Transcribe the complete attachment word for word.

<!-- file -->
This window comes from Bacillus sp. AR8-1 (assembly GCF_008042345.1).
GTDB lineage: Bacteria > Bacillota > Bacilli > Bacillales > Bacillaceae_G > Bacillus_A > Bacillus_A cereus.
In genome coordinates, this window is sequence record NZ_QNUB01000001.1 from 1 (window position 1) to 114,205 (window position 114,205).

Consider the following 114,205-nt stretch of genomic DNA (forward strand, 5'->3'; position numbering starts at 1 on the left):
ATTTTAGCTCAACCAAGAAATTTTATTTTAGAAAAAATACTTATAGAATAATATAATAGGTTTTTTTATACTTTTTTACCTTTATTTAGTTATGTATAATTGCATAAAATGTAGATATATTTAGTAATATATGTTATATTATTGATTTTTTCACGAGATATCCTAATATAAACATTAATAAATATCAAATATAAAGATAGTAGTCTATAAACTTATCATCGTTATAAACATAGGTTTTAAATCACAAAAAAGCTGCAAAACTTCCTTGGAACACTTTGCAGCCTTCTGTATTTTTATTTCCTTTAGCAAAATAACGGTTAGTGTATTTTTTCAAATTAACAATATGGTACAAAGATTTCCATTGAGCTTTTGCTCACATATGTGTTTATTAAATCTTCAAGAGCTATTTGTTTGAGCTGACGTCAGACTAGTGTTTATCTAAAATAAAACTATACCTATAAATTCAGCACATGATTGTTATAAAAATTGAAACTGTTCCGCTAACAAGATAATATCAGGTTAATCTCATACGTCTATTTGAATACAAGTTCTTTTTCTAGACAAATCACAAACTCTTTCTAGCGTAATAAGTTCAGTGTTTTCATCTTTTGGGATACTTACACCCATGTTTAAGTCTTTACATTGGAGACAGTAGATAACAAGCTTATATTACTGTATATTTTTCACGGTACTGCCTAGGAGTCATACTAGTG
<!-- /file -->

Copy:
This window comes from Bacillus sp. AR8-1 (assembly GCF_008042345.1).
GTDB lineage: Bacteria > Bacillota > Bacilli > Bacillales > Bacillaceae_G > Bacillus_A > Bacillus_A cereus.
In genome coordinates, this window is sequence record NZ_QNUB01000001.1 from 1 (window position 1) to 114,205 (window position 114,205).

Consider the following 114,205-nt stretch of genomic DNA (forward strand, 5'->3'; position numbering starts at 1 on the left):
ATTTTAGCTCAACCAAGAAATTTTATTTTAGAAAAAATACTTATAGAATAATATAATAGGTTTTTTTATACTTTTTTACCTTTATTTAGTTATGTATAATTGCATAAAATGTAGATATATTTAGTAATATATGTTATATTATTGATTTTTTCACGAGATATCCTAATATAAACATTAATAAATATCAAATATAAAGATAGTAGTCTATAAACTTATCATCGTTATAAACATAGGTTTTAAATCACAAAAAAGCTGCAAAACTTCCTTGGAACACTTTGCAGCCTTCTGTATTTTTATTTCCTTTAGCAAAATAACGGTTAGTGTATTTTTTCAAATTAACAATATGGTACAAAGATTTCCATTGAGCTTTTGCTCACATATGTGTTTATTAAATCTTCAAGAGCTATTTGTTTGAGCTGACGTCAGACTAGTGTTTATCTAAAATAAAACTATACCTATAAATTCAGCACATGATTGTTATAAAAATTGAAACTGTTCCGCTAACAAGATAATATCAGGTTAATCTCATACGTCTATTTGAATACAAGTTCTTTTTCTAGACAAATCACAAACTCTTTCTAGCGTAATAAGTTCAGTGTTTTCATCTTTTGGGATACTTACACCCATGTTTAAGTCTTTACATTGGAGACAGTAGATAACAAGCTTATATTACTGTATATTTTTCACGGTACTGCCTAGGAGTCATACTAGTG